Bernanke Bashing

The Bernanke renomination has been widely approved — a WSJ survey showed 74% in favor, and amongst Economists, its even higher.

But a backlash against the Fed chief is underway, with some stinging criticisms coming from very sharp observers.

Ambrose Pierce notes in the Telegraph that BB may have saved the world, but he helped cause the crisis in the first place”

“Ben Bernanke has proved himself a heroic fire-fighter, saving world from a calamitous spiral into debt deflation by showering markets with liquidity.
A good thing too. He helped cause the raging fire of 2007-2009 in the first place. As a Princeton professor and then a junior Federal Reserve governor, Mr Bernanke was the intellectual architect of his predecessor Alan Greenspan’s policies that so distorted global finance and pushed debt to historic extremes.”

While there is a lot of truth to that statement, we cannot call Bernanke “the intellectual architect of Greenspan’s policies.” They were decades in the making, well established long before Bernanke joined the FOMC in 2002.

Stephen Roach is even more critical of the Fed Chief as FOMC governor in the FT. He notes that “It is as if a doctor guilty of malpractice is being given credit for inventing a miracle cure. Maybe the patient needs a new doctor.”

Heh. From Firefighting Pyro to MedMal Miracle cure, the metaphors are flying.

Where Roach shines is when he gets more granular. Specifically, Roach identifies “three critical mistakes” that Bernanke made prior to the September ’08 collapse:

1) Like Greenspan, Bernanke was deeply wedded to the philosophical conviction that central banks should be agnostic when it comes to responding to asset bubbles.

2) Bernanke was the intellectual champion of the “global saving glut” defense that exonerated the US from its bubble-prone tendencies; Much to the annoyance of our Asian financiers, BB blamed their savers for our rate conundrum.

3) Philosophically, Bernanke is cut from the same libertarian cloth that led the Greenspan Fed into this mess. He is “Steeped in the Greenspan credo that markets know better than regulators.” Even worse, Bernanke was part of the “prevailing Fed mindset that abrogated its regulatory authority in the era of excess.”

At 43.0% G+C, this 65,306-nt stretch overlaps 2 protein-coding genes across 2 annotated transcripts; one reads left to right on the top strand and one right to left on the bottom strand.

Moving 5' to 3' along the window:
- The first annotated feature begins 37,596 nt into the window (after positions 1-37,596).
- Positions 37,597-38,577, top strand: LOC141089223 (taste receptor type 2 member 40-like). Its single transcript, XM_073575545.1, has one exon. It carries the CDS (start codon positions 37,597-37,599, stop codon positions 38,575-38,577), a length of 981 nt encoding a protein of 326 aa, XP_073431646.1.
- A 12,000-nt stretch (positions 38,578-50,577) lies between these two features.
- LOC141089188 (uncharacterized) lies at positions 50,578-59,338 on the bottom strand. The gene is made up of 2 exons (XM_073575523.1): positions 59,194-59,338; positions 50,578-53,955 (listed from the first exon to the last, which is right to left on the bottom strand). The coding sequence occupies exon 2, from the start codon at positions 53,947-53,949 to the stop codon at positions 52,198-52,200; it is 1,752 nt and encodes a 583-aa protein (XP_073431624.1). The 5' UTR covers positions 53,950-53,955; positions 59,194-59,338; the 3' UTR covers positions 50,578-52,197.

Points 1 and 3 are critical to the Fed — and the global economy — going forward.

I am less critical than Roach regarding the Bernanke renomination as to his 3 year terms as Governor. Let’s not forget that Greenspan was know as the Maestro back then. Congress, which is now pillorying Bernanke every appearance, was adoring of Easy Al’s visage and garbled Greenspeak each and every appearance. AG ran the Fed as an unchallenged stronghold, a fiefdom where he was the central-banker-in-chief as rock star. No one challenged him directly.

That seems to be lost in a lot of the revisionism now taking place. Roach writes “While America’s head central banker deserves credit for being creative and courageous in orchestrating an unusually aggressive monetary easing programme, it is important to remember that his pre-crisis actions played an equally critical role in setting the stage for the most wrenching recession since the 1930s.”

Not exactly. It was Greenspan’s Fed. Under his leadership, the FOMC and its governors were all second bananas to the Wolrd’s most famous banker. In Bailout Nation, I criticize this deference: “The Federal Open Market Committee (FOMC) must take responsibility for following [Greenspan] so obsequiously, especially in the latter years of his reign.”

However much I blame the FOMC, I have a hard time holding them to the same level of accountability as I do Greenspan. He was the master architect, the maestro conducting the monetary policy orchestra.

Second bananas cannot should the blame for what the head of the bunch does. Once they become banana-in-chief, the standards and level of accoutanbility all go up accordingly.


The troubling side of Ben Bernanke
Ambrose Evans-Pritchard.
Telegraph 8:29PM BST 25 Aug 2009

The case against Bernanke
Stephen Roach
FT, August 25 2009

Economists React: Bernanke Reappointment Is ‘Good News’
Phil Izzo
Real Time Economics, AUGUST 25, 2009

More Articles:
Deja Vu: The Next Credit Bubble Is Now – Heidi Moore, The Big Money
Sorry Larry Summers, Ben’s Here To Stay – Jeff Madrick, The Daily Beast
The Troubling Side of Ben Bernanke – Ambrose Evans-Pritchard, Telegraph
The Day Wall Street Was Shaken To Its Core – Todd Harrison, MarketWatch
Bernanke’s Re-Up Is a No Brainer – Robert Samuelson, Washington Post
The Unwarranted Deification of Gentle Ben – William Greider, The Nation
Bush’s Fed Mistake Is Now Obama’s – John Tamny, RealClearMarkets
Betting Against Ben Bernanke’s Federal Reserve – Steve Hanke, Forbes
Bernanke Is Obama’s Proverbial Bird In Hand – Caroline Baum, Bloomberg
Banks Brought Down By New Peter Principle – John Kay, Financial Times
The Dangers Ahead for Bernanke – James Galbraith et al, Room for Debate
Some Words of Wisdom for Mr. Bernanke – James Stewart, SmartMoney
Bernanke Reappointment Makes for Certainty – David Kotok, Cumberland
Ben Bernanke’s Next Tasks Will Be Undoing His First – New York Times

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